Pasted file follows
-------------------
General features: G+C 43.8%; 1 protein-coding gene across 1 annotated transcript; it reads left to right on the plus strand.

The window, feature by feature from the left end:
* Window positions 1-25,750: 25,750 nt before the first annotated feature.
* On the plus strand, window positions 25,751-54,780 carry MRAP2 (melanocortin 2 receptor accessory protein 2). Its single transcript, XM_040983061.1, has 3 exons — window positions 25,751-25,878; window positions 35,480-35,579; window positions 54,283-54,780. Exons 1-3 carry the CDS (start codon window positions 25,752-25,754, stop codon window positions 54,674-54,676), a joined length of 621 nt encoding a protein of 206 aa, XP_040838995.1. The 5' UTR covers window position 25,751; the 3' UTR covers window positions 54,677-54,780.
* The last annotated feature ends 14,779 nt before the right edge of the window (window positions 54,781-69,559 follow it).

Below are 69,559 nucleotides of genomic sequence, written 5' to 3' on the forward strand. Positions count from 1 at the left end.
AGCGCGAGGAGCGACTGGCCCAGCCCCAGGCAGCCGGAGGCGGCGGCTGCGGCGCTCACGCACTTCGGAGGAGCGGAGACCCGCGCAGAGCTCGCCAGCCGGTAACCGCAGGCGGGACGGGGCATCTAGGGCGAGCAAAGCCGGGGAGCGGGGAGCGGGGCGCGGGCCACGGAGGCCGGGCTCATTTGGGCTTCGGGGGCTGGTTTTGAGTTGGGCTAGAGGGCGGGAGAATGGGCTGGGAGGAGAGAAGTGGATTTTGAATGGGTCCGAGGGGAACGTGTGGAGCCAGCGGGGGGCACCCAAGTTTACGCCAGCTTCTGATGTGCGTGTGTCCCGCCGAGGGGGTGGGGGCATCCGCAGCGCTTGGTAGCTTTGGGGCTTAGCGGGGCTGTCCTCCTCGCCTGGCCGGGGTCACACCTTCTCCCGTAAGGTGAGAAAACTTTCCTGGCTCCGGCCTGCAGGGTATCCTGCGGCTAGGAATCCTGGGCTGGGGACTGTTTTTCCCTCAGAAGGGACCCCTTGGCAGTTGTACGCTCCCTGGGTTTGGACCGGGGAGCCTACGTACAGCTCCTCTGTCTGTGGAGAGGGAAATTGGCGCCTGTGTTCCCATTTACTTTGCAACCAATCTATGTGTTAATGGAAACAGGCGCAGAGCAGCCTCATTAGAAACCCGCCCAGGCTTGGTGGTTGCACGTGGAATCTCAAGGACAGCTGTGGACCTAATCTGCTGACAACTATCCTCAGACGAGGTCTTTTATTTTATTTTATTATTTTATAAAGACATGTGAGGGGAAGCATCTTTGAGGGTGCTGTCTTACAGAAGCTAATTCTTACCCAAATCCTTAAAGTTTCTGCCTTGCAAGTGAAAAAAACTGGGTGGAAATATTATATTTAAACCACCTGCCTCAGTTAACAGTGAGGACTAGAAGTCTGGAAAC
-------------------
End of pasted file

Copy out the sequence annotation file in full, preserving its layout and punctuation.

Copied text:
General features: G+C 43.8%; 1 protein-coding gene across 1 annotated transcript; it reads left to right on the plus strand.

The window, feature by feature from the left end:
* Window positions 1-25,750: 25,750 nt before the first annotated feature.
* On the plus strand, window positions 25,751-54,780 carry MRAP2 (melanocortin 2 receptor accessory protein 2). Its single transcript, XM_040983061.1, has 3 exons — window positions 25,751-25,878; window positions 35,480-35,579; window positions 54,283-54,780. Exons 1-3 carry the CDS (start codon window positions 25,752-25,754, stop codon window positions 54,674-54,676), a joined length of 621 nt encoding a protein of 206 aa, XP_040838995.1. The 5' UTR covers window position 25,751; the 3' UTR covers window positions 54,677-54,780.
* The last annotated feature ends 14,779 nt before the right edge of the window (window positions 54,781-69,559 follow it).

Below are 69,559 nucleotides of genomic sequence, written 5' to 3' on the forward strand. Positions count from 1 at the left end.
AGCGCGAGGAGCGACTGGCCCAGCCCCAGGCAGCCGGAGGCGGCGGCTGCGGCGCTCACGCACTTCGGAGGAGCGGAGACCCGCGCAGAGCTCGCCAGCCGGTAACCGCAGGCGGGACGGGGCATCTAGGGCGAGCAAAGCCGGGGAGCGGGGAGCGGGGCGCGGGCCACGGAGGCCGGGCTCATTTGGGCTTCGGGGGCTGGTTTTGAGTTGGGCTAGAGGGCGGGAGAATGGGCTGGGAGGAGAGAAGTGGATTTTGAATGGGTCCGAGGGGAACGTGTGGAGCCAGCGGGGGGCACCCAAGTTTACGCCAGCTTCTGATGTGCGTGTGTCCCGCCGAGGGGGTGGGGGCATCCGCAGCGCTTGGTAGCTTTGGGGCTTAGCGGGGCTGTCCTCCTCGCCTGGCCGGGGTCACACCTTCTCCCGTAAGGTGAGAAAACTTTCCTGGCTCCGGCCTGCAGGGTATCCTGCGGCTAGGAATCCTGGGCTGGGGACTGTTTTTCCCTCAGAAGGGACCCCTTGGCAGTTGTACGCTCCCTGGGTTTGGACCGGGGAGCCTACGTACAGCTCCTCTGTCTGTGGAGAGGGAAATTGGCGCCTGTGTTCCCATTTACTTTGCAACCAATCTATGTGTTAATGGAAACAGGCGCAGAGCAGCCTCATTAGAAACCCGCCCAGGCTTGGTGGTTGCACGTGGAATCTCAAGGACAGCTGTGGACCTAATCTGCTGACAACTATCCTCAGACGAGGTCTTTTATTTTATTTTATTATTTTATAAAGACATGTGAGGGGAAGCATCTTTGAGGGTGCTGTCTTACAGAAGCTAATTCTTACCCAAATCCTTAAAGTTTCTGCCTTGCAAGTGAAAAAAACTGGGTGGAAATATTATATTTAAACCACCTGCCTCAGTTAACAGTGAGGACTAGAAGTCTGGAAAC